FURI | Spring 2018

Active Temperature Managment for Transtibial Prosthetic Sockets

Health icon, disabled. A red heart with a cardiac rhythm running through it.

Transtibial amputations are rapidly increasing due to dysvascular complications associated with diabetes and 53% of amputees experience heat discomfort with their current prosthetic. Active temperature management with thermally conductive metals and Peltier thermoelectric cooling modules offers a rapid, solid-state, and low profile solution for fluctuating residual limb temperatures throughout the day. Using an Arduino feedback loop detects small temperature changes and the appropriate thermoelectric cooling response is administered. The impact of this research increases the independent mobility of a growing population of amputees, boosting prosthetic use and overall quality of life. Future work involves adapting to other prosthetic types.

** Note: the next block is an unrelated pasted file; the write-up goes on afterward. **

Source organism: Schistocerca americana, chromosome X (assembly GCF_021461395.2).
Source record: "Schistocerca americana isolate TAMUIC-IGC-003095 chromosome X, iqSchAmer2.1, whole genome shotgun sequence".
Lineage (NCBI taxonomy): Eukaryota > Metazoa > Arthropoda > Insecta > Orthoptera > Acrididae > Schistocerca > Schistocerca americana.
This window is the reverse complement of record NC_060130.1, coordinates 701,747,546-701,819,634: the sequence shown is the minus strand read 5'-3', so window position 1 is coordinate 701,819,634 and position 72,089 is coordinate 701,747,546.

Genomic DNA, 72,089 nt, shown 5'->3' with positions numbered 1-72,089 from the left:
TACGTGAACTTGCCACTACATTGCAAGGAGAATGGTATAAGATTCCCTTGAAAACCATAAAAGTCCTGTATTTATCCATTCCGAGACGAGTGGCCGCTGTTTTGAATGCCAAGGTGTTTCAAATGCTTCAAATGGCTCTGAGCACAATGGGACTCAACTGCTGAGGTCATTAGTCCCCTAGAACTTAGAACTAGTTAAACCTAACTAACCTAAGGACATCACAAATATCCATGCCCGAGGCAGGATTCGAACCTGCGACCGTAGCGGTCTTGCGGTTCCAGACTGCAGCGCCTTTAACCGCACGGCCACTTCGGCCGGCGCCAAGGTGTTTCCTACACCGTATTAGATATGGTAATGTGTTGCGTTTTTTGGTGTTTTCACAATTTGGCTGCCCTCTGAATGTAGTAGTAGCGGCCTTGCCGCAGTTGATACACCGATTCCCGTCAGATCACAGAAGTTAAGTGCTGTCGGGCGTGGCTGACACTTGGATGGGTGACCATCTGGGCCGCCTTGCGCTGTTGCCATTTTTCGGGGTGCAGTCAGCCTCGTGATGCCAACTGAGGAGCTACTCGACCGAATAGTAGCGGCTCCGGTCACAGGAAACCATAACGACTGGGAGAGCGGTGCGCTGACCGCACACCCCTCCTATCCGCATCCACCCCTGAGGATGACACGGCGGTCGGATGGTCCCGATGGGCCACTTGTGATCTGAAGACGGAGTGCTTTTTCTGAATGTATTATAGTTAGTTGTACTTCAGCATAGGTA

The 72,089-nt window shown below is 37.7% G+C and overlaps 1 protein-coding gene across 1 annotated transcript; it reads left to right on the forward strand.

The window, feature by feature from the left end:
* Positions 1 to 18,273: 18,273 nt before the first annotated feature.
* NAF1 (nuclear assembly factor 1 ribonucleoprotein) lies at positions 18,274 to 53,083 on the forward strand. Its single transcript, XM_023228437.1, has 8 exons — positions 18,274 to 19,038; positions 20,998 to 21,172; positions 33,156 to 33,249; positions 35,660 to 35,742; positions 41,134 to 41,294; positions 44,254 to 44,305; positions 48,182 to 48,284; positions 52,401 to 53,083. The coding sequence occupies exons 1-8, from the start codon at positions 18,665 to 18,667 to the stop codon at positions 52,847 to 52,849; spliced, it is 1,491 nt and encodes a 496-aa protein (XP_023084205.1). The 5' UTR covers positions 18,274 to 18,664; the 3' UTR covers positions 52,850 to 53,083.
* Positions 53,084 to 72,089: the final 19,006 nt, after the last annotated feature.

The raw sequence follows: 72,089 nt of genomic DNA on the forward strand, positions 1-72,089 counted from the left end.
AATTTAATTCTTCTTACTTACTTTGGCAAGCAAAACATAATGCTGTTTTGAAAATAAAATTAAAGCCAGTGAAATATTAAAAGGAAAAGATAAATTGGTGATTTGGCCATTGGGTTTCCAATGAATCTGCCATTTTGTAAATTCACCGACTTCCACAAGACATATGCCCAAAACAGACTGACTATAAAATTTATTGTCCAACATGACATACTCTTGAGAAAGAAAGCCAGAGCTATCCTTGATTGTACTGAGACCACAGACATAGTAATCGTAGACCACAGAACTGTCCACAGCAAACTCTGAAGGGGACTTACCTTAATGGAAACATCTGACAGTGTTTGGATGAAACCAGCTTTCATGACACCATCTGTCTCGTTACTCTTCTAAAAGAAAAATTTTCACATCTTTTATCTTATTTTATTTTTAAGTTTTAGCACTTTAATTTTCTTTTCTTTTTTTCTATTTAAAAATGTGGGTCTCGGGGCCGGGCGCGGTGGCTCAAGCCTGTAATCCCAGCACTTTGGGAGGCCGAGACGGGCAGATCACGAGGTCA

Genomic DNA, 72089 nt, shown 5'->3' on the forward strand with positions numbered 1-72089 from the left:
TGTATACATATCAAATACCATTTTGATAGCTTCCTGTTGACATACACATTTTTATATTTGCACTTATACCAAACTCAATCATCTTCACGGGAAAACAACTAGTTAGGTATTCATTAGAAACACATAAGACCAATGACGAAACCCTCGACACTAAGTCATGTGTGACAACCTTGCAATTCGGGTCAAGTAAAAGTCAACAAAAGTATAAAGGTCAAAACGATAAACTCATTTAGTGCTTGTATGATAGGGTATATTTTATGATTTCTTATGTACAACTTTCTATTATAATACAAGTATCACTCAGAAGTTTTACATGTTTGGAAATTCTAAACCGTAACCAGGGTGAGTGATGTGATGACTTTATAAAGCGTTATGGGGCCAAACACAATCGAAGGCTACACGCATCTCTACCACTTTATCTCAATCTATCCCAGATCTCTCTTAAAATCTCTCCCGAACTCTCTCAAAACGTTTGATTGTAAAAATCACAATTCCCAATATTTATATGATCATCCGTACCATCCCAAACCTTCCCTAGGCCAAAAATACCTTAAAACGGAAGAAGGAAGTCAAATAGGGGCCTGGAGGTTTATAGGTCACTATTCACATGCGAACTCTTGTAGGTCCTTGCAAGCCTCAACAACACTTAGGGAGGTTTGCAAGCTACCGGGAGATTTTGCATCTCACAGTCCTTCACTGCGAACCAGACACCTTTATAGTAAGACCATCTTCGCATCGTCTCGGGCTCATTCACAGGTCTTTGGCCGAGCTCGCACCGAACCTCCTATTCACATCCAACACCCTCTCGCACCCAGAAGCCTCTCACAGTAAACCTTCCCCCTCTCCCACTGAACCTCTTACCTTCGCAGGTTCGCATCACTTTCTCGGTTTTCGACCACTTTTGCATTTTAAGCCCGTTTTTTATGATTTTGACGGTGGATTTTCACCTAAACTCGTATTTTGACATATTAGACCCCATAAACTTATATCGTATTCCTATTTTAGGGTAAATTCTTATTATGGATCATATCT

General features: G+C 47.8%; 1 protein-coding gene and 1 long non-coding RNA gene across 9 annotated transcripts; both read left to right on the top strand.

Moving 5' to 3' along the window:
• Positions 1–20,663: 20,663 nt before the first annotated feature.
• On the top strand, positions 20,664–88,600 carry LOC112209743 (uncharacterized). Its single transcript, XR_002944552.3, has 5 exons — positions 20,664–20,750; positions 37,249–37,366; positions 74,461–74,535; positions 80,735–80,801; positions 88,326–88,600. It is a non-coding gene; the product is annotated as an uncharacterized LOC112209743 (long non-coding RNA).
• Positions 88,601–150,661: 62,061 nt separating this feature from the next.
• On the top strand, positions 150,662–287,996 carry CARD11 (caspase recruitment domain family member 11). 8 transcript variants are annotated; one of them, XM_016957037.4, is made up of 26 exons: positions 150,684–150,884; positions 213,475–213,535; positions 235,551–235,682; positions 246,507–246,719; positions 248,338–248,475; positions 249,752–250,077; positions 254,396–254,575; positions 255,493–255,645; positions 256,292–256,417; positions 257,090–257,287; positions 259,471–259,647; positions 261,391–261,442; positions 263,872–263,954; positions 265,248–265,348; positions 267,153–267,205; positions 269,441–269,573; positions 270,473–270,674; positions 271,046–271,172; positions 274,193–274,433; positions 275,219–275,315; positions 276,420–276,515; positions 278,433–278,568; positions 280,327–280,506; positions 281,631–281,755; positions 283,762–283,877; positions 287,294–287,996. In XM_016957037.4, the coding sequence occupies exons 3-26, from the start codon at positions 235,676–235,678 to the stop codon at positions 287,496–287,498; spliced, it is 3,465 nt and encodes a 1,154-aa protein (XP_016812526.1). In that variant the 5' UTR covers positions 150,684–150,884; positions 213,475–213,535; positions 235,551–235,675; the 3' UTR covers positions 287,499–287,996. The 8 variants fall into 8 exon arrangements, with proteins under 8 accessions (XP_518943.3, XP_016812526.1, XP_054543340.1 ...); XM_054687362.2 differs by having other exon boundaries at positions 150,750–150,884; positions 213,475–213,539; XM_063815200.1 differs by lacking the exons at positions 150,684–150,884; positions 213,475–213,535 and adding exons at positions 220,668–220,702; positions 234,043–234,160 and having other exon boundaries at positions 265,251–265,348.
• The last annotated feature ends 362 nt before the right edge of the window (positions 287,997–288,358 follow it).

Student researcher

Portrait of Nelson, Andrew

Andrew Nelson

Biomedical engineering

Hometown: Albuquerque, New Mexico

Graduation date: Spring 2019